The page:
Well, WeWork’s CEO Adam Neumann took out a $Half-Billion ($500 Million) PAL personal credit line using some of his WeWork pre-public Stock. WeWork was exposed for the fraud they were and the IPO never happened. But WeWorks primary investor SoftBank had to eat that $500 Million – Neumann never paid it back. 

And Chinese latte mogul Lu Zhengyao, founder of Luckin Coffee Inc., also took out a $500 Million PAL against his stocks that were publicly traded. The façade came crashing down in April 2020, when Luckin said that its chief operating officer and some subordinates might have “faked” more than a quarter's worth of business. Shares of the company plummeted 90% on this news. 

The PAL lender did “repossess” the shares and sell them. But only got $200 Million, leaving a $300 Million shortfall. Zhengyao never paid it back and still owns whatever assets he purchased with the $500 Million Free and Clear.

Conclusion

To be a little more accurate, the Buy, Borrow, Die strategy – which has been around for a long time – has been adopted into a “Build”, Borrow, Die strategy; Where if one can build a company whose shares become Publicly Traded (or buy an existing publicly traded company), this becomes a gold mine –  regardless of the performance of the company. It is the market-driven traded stock value that holds the keys to the vault.

One of our oligarchs, Warren Buffet says; “The stock market will ALWAYS go up over time”. Think about how we are brainwashed/conditioned to believe this as if it were divine gospel or an undisputed law of physics. As long as the stock market goes up in value, there is no better collateral to have to back an unguaranteed personal line of credit than stocks. We all are part of this now.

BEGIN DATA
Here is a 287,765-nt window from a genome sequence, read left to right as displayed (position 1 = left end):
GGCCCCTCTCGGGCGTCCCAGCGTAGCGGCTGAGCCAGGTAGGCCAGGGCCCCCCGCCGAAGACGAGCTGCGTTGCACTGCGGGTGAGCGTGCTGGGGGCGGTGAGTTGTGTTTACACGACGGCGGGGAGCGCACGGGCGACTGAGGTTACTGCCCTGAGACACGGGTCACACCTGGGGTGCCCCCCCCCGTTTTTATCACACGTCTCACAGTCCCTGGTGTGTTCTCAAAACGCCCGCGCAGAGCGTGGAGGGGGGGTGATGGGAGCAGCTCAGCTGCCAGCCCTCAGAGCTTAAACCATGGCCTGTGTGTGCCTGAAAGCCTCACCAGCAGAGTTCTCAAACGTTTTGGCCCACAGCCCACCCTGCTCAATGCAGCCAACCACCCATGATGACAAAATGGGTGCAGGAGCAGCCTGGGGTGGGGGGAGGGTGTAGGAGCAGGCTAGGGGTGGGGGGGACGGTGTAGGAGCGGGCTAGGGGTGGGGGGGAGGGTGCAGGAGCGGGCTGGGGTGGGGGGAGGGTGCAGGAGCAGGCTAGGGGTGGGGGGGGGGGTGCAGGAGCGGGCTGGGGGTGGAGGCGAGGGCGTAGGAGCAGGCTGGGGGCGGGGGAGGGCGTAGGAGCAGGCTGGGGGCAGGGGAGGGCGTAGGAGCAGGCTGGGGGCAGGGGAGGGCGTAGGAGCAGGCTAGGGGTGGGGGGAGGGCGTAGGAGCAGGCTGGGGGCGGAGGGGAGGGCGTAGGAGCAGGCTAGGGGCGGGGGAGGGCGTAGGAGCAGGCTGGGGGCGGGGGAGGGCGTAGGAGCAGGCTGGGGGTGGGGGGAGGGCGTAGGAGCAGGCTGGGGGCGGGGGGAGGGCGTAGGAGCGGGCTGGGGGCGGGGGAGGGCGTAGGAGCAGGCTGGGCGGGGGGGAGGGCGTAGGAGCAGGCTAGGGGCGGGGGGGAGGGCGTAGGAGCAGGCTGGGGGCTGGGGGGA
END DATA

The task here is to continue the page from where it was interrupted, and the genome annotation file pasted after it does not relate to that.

(Does anyone with at least two connected brain cells believe that the value of the stock market organically increased in value from $6T to over $180T in the past 12 years?)

This artificially inflates the stock values. Again, like bets placed on the crap table. It is the average American employee, who unwittingly provides their own money to pump up what is a Ponzi scheme. The employee feels “wealthy”, as their 401K value looks juicy on paper (irrespective of the fact that the people managing the funds are shaving off high percentages in “management fees” off the top). 

In reality, this Pyramid scam would collapse on its face if it were not for the government conjuring up $30 Trillion to prop up the companies. The shareholders of the stock simply borrow – and re-borrow, and re-borrow again against its “ever-rising” collateral value. 

Tax free. And use the proceeds to purchase other personal assets.

And that, folks, is how the rich get richer and the middle class gets screwed. And not in a good way.